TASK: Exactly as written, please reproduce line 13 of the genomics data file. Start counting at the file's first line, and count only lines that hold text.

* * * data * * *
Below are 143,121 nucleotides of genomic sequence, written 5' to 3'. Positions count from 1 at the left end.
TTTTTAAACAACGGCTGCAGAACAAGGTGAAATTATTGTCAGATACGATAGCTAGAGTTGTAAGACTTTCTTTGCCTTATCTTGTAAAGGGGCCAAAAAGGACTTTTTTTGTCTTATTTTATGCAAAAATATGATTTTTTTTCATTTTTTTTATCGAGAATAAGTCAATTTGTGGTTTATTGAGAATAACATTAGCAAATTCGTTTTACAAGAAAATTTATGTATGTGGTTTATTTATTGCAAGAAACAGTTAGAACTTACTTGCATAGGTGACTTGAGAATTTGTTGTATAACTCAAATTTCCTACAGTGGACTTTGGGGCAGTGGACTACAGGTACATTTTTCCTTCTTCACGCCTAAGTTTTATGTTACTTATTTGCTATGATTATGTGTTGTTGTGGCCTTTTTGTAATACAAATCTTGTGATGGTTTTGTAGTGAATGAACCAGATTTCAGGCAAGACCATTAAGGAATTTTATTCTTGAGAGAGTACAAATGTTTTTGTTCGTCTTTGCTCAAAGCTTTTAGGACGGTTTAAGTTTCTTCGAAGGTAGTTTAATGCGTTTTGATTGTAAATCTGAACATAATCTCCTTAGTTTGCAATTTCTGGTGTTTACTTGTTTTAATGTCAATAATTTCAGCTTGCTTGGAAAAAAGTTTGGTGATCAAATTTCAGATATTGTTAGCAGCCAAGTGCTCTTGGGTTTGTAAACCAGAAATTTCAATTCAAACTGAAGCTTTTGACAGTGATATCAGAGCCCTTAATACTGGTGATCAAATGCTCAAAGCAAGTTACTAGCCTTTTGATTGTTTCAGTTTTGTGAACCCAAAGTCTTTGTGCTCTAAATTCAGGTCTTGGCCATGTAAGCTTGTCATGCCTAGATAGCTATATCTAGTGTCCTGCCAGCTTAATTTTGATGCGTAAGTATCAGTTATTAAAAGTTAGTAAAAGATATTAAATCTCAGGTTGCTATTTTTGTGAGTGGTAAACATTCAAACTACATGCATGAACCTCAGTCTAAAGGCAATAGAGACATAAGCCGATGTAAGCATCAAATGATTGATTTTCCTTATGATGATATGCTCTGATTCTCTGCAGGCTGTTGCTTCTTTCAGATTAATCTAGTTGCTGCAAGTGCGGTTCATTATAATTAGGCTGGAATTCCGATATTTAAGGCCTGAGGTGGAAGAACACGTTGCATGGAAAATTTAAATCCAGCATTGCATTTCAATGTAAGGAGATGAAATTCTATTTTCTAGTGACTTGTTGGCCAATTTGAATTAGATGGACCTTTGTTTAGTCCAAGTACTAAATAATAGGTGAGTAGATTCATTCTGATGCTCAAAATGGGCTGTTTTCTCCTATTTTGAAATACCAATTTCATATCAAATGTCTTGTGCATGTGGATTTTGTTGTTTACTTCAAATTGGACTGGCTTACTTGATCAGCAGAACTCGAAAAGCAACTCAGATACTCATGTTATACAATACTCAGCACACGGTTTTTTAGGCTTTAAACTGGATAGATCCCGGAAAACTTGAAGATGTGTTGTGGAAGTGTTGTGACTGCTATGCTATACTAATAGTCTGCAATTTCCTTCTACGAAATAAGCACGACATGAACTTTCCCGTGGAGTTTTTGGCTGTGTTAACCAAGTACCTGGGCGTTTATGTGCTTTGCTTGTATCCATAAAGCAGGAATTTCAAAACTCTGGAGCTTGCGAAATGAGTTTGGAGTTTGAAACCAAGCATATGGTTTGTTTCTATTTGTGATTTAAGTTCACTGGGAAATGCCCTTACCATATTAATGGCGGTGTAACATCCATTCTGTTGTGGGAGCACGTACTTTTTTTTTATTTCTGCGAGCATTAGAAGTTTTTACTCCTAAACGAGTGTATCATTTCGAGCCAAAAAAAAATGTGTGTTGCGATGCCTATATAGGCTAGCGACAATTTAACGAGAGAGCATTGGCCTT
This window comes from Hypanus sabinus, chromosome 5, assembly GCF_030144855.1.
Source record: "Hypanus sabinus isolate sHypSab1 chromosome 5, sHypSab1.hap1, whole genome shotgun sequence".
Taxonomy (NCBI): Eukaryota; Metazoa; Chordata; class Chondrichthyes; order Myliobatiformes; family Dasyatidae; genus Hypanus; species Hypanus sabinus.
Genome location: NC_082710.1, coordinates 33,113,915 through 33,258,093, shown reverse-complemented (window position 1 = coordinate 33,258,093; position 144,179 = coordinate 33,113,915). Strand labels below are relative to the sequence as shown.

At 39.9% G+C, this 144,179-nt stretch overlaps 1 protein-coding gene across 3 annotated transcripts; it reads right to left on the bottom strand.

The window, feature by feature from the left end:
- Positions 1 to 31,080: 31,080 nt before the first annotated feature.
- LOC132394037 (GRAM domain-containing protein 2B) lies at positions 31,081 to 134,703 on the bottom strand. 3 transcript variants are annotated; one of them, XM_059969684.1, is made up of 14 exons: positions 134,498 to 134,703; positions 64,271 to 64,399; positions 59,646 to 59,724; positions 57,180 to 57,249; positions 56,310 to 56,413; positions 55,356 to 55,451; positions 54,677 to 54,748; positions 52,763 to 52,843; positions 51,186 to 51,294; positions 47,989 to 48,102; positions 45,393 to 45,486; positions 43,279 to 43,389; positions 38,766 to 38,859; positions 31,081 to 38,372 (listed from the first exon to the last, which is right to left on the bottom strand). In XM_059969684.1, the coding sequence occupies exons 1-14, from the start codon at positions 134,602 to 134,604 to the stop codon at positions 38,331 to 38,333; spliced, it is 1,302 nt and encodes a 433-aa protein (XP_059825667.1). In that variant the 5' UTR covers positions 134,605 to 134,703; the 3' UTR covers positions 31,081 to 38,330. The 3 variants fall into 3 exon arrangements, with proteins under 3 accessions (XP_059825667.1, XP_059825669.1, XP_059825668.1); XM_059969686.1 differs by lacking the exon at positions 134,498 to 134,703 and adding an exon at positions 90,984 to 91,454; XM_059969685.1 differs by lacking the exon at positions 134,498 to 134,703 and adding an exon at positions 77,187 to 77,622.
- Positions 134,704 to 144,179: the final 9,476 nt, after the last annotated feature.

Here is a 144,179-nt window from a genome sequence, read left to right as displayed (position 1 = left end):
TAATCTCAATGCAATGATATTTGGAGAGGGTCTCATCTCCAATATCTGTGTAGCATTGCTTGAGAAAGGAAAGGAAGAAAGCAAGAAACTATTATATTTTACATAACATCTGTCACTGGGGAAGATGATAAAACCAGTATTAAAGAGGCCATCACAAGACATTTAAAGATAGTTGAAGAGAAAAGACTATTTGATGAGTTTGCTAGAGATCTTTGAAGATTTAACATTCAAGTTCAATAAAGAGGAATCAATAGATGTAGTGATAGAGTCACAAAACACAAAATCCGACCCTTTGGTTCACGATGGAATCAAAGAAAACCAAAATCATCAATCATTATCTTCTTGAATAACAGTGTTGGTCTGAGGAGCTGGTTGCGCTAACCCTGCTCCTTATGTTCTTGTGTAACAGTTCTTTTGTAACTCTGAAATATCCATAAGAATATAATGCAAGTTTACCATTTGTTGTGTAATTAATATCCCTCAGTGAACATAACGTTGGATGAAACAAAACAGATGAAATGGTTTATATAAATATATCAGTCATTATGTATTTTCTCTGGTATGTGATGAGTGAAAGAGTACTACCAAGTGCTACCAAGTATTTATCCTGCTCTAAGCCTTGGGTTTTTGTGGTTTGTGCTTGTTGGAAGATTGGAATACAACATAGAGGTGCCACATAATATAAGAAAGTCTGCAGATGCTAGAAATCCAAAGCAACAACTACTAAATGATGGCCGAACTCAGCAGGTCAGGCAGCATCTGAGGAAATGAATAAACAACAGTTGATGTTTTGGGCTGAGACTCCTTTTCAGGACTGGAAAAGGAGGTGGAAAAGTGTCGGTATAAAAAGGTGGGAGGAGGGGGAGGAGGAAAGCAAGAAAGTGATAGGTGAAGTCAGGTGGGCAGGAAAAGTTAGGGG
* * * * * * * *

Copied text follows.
TAATCTCAATGCAATGATATTTGGAGAGGGTCTCATCTCCAATATCTGTGTAGCATTGCTTGAGAAAGGAAAGGAAGAAAGCAAGAAACTATTATATTTTACATAACATCTGTCACTGGGGAAGATGATAAAACCAGTATTAAAGAGGCCATCACAAGACATTTAAAGATAGTTGAAGAGAAAAGACTATTTGATGAGTTTGCTAGAGATCTTTGAAGATTTAACATTCAAGTTCAATAAAGAGGAATCAATAGATGTAGTGATAGAGTCACAAAACACAAAATCCGACCCTTTGGTTCACGATGGAATCAAAGAAAACCAAAATCATCAATCATTATCTTCTTGAATAACAGTGTTGGTCTGAGGAGCTGGTTGCGCTAACCCTGCTCCTTATGTTCTTGTGTAACAGTTCTTTTGTAACTCTGAAATATCCATAAGAATATAATGCAAGTTTACCATTTGTTGTGTAATTAATATCCCTCAGTGAACATAACGTTGGATGAAACAAAACAGATGAAATGGTTTATATAAATATATCAGTCATTATGTATTTTCTCTGGTATGTGATGAGTGAAAGAGTACTACCAAGTGCTACCAAGTATTTATCCTGCTCTAAGCCTTGGGTTTTTGTGGTTTGTGCTTGTTGGAAGATTGGAATACAACATAGAGGTGCCACATAATATAAGAAAGTCTGCAGATGCTAGAAATCCAAAGCAACAACTACTAAATGATGGCCGAACTCAGCAGGTCAGGCAGCATCTGAGGAAATGAATAAACAACAGTTGATGTTTTGGGCTGAGACTCCTTTTCAGGACTGGAAAAGGAGGTGGAAAAGTGTCGGTATAAAAAGGTGGGAGGAGGGGGAGGAGGAAAGCAAGAAAGTGATAGGTGAAGTCAGGTGGGCAGGAAAAGTTAGGGG